One of my very favorite readers, who shall go unnamed, writes:
Whenever you do these [overly effusive adjectives removed by editor] critiques of LATimes articles, I suggest you e-mail them as well to both the offending reporter and his/her editor, respectfully asking for their response, and that you then routinely blog those responses (or lack thereof).
I cannot possibly refuse this reader’s request. And so, I have sent this e-mail to Carol Williams, with a copy to national editor Roger Smith:
A recent article of yours asserts that a federal court found that John Ashcroft had violated the rights of U.S. citizens by crafting an unconstitutional detention policy:
Then-Atty. Gen. John Ashcroft violated the rights of U.S. citizens in the fevered wake of the Sept. 11 terrorist attacks by ordering arrests on material witness warrants when the government lacked probable cause, a federal appeals court said in a scathing opinion Friday.
But the court said no such thing. Instead, the court carefully explained that it was required to assume the plaintiff’s facts to be true for purposes of reviewing a motion to dismiss:
[B]ecause Ashcroft chose to exercise his right to appeal before a fuller record could be developed, we proceed as we must in a review of all Rule 12(b)(6) motions, accepting as true all facts alleged in the complaint, and drawing all reasonable inferences in favor of the plaintiff.
The court added that the plaintiff’s allegations might not even be enough to get past summary judgment:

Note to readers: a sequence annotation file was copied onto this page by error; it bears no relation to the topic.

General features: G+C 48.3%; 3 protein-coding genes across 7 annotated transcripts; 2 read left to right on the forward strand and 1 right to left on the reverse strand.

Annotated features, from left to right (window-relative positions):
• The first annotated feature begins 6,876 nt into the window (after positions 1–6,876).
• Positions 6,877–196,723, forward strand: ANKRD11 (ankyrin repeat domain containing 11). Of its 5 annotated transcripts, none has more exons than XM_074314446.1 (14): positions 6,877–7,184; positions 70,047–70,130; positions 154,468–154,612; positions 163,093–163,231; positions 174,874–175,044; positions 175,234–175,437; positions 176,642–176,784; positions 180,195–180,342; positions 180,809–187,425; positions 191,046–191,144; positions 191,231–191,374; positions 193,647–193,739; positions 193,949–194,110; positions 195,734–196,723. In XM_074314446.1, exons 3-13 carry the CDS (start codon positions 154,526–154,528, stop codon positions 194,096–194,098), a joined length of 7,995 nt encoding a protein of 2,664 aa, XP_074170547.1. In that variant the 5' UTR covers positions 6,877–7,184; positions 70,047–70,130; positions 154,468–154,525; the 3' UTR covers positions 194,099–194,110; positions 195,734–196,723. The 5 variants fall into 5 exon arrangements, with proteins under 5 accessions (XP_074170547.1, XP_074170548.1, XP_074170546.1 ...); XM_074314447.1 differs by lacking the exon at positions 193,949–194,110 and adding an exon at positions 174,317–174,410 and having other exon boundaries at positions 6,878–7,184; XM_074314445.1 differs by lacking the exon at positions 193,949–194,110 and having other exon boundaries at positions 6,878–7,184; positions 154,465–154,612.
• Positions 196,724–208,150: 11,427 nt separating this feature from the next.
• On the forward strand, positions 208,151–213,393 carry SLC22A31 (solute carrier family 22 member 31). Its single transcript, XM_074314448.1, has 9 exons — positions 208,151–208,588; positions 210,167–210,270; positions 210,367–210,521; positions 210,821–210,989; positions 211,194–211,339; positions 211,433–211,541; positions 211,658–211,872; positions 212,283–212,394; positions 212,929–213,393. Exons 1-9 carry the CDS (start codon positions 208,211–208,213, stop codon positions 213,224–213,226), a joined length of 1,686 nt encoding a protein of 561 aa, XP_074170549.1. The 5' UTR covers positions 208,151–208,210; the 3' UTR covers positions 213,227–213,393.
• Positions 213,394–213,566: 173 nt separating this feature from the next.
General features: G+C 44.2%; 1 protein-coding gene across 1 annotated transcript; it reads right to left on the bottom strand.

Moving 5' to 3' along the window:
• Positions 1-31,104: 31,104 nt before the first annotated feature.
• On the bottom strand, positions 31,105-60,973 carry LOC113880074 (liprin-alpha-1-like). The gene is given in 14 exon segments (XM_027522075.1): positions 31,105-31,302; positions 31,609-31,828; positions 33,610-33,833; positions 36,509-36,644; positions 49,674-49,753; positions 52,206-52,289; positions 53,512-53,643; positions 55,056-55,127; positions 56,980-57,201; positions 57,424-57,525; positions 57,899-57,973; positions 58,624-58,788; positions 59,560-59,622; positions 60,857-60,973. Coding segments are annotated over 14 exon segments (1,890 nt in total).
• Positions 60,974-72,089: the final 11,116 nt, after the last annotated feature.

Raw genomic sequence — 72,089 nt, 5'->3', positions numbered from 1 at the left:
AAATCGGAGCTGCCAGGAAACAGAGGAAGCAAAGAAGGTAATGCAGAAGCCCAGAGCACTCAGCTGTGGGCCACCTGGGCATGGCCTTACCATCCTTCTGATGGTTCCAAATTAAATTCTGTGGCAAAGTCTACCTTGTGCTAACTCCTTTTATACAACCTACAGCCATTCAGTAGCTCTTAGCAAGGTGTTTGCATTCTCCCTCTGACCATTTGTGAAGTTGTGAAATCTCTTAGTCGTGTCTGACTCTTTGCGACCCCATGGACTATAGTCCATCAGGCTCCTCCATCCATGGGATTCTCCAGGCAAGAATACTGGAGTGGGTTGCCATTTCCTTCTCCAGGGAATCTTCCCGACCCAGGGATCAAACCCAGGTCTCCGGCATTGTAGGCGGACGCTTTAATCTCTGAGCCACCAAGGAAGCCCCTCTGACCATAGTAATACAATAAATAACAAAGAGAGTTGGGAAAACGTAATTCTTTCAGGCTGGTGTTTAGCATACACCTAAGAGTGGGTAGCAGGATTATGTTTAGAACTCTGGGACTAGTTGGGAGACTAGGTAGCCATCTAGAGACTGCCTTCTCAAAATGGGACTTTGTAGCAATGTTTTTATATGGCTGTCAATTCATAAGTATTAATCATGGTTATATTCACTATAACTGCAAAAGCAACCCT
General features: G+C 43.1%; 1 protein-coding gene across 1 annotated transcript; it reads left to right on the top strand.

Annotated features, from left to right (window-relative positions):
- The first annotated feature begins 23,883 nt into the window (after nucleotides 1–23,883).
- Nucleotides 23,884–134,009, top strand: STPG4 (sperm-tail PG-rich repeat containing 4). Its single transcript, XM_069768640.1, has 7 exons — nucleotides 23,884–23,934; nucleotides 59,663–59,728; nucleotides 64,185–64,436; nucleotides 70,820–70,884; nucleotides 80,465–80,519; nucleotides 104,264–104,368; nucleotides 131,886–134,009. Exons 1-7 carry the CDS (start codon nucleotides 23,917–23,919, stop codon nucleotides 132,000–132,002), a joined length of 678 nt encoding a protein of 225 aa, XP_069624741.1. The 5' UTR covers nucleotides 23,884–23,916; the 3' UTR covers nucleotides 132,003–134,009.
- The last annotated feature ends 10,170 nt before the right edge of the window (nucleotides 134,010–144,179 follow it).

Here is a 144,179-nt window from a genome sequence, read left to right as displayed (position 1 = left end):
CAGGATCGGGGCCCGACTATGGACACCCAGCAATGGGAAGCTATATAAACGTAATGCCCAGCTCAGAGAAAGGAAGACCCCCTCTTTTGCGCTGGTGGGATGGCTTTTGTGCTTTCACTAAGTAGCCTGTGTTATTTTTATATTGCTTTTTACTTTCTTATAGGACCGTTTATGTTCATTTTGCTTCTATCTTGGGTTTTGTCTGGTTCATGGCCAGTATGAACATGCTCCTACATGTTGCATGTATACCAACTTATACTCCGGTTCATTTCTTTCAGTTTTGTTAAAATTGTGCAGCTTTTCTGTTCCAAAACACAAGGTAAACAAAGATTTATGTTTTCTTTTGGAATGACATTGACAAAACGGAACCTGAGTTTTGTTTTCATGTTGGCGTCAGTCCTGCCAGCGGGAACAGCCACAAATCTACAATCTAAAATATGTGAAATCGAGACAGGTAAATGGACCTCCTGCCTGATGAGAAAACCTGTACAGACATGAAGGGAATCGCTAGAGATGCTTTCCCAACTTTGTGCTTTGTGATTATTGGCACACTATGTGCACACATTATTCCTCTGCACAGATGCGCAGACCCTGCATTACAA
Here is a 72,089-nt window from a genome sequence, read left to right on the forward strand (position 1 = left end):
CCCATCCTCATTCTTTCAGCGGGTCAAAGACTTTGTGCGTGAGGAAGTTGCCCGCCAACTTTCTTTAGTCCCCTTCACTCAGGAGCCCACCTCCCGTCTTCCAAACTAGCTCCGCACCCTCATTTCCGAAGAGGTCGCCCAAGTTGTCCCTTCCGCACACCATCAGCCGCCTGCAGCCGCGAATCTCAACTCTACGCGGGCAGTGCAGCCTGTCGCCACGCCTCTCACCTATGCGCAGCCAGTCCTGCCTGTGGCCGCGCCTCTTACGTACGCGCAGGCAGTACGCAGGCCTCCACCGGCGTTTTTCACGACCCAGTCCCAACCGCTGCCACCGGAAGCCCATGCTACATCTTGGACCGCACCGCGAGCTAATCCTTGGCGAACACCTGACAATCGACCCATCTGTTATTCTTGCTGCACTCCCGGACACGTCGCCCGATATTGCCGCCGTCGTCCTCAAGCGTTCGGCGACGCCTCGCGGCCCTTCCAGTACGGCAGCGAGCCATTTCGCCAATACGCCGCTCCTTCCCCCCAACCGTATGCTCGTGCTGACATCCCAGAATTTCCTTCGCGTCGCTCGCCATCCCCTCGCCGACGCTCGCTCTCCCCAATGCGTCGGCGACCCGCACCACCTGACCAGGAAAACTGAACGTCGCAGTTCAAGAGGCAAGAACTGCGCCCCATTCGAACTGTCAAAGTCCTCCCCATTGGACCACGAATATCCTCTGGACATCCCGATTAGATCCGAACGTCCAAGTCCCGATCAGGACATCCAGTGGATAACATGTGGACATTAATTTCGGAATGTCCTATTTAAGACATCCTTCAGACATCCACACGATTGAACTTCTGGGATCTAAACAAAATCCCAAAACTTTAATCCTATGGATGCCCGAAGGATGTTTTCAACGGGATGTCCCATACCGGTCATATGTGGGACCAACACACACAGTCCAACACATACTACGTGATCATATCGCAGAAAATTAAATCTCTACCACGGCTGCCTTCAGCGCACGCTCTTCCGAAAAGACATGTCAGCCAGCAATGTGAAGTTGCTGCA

Were this case before us on summary judgment, and were the facts pled in the complaint the only ones in the record, our decision might well be different. In the district court, moving forward, [plaintiff] al-Kidd will bear a significant burden to show that the Attorney General himself was personally involved in a policy or practice of alleged violations of § 3144.
The court clearly said that it had not made the factual findings that you claimed it had made.
Similarly misleading was your suggestion that the panel unanimously condemned Ashcroft:
Members of the panel, all appointees of Republican presidents, characterized Ashcroft’s detention policy as “repugnant to the Constitution, and a painful reminder of some of the most ignominious chapters of our national history.”
You here imply that all three members of the panel signed on to that quote. But a dissenting judge said precisely the opposite:
The majority opinion closes with a quote from Blackstone. [The Blackstone quote immediately precedes the language you quote in your article.] What Blackstone describes and condemns therein—the indefinite and secret detention of individuals accused of no crime in harsh conditions—is simply not a description of this case.
This judge explicitly says that the plaintiff failed to plausibly allege that Ashcroft was doing anything illegal:
[N]one of the allegations contain facts that plausibly establish Ashcroft’s knowledge that his subordinates were obtaining material witness warrants on the basis of deliberately or recklessly false evidence or on facially invalid warrants. Some of al-Kidd’s allegations suggest precisely the opposite—that Justice Department officials were careful to ensure they had probable cause to believe that the targeted witness had information material to a criminal proceeding and was likely to flee before seeking a material witness warrant. . . . [N]othing in al-Kidd’s allegations plausibly suggests Ashcroft instructed, encouraged, or tolerated his subordinates to detain individuals as to whom there was no objective probable cause to arrest.
While you do tell readers, at the tail end of the article, that one judge concurred in part and dissented in part, you did not communicate to readers that this judge fully agreed with Ashcroft’s position — and indeed, concurred only in that portion of the majority opinion that ruled in favor of Ashcroft.
I believe that the article was substantially misleading to readers, and I would like to know the reaction of you or your editor to my points.
In accordance with my reader’s request, I will blog any response I receive.